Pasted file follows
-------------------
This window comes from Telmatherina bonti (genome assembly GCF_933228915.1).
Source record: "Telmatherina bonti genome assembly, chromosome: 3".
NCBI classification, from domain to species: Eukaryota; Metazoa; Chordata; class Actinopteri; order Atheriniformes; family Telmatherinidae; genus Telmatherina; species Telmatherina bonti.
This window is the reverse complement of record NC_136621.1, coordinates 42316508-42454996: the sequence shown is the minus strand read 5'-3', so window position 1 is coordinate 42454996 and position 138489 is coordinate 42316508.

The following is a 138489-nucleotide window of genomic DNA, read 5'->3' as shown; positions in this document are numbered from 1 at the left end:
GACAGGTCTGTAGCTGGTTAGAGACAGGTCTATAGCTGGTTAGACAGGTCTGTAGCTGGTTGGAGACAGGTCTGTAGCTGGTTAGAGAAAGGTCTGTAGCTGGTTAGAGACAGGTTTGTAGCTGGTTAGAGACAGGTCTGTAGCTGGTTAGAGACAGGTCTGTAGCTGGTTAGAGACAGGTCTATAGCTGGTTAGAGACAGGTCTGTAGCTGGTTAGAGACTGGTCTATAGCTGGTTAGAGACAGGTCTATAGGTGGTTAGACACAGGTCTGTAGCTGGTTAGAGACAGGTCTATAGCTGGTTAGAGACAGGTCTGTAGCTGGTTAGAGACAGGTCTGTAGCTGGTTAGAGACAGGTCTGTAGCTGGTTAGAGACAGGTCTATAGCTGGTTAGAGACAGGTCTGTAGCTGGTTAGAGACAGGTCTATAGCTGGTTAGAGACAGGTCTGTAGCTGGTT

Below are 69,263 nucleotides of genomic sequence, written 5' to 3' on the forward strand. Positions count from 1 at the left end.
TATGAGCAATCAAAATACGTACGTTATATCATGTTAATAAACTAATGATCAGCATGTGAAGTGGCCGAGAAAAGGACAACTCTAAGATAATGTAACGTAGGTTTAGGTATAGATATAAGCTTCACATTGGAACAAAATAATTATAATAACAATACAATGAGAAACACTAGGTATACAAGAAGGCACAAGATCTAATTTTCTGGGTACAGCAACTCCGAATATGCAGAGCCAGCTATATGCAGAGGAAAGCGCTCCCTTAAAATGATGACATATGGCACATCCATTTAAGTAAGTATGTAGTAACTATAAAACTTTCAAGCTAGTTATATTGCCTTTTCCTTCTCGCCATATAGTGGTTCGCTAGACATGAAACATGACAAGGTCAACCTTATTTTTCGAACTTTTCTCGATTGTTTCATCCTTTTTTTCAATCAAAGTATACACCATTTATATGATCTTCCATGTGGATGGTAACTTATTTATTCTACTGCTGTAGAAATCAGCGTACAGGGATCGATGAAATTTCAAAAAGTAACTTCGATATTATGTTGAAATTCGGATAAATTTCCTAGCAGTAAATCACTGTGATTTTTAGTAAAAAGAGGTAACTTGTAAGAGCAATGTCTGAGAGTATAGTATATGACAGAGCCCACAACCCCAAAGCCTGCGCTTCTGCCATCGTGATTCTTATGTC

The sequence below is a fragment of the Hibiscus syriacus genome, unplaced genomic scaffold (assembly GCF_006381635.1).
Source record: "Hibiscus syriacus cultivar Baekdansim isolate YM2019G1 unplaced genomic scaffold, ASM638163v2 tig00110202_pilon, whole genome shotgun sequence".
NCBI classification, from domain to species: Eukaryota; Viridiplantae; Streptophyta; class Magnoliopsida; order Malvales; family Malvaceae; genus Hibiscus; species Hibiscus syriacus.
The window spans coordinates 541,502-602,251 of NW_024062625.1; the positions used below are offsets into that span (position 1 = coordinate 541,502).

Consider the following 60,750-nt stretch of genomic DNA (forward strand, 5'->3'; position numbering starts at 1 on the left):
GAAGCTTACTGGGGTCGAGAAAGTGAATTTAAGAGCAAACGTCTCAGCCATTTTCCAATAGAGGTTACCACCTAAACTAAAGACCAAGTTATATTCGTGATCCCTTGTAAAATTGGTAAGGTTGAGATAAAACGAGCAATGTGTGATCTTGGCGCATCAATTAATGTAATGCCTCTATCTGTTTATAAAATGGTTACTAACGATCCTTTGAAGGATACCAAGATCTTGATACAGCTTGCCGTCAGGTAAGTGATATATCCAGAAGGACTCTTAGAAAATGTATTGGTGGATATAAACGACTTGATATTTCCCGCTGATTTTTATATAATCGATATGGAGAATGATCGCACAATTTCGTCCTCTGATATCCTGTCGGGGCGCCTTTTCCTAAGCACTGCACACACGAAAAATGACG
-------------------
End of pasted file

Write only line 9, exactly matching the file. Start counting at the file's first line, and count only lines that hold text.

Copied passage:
The sequence below is a fragment of the Hibiscus syriacus genome, unplaced genomic scaffold (assembly GCF_006381635.1).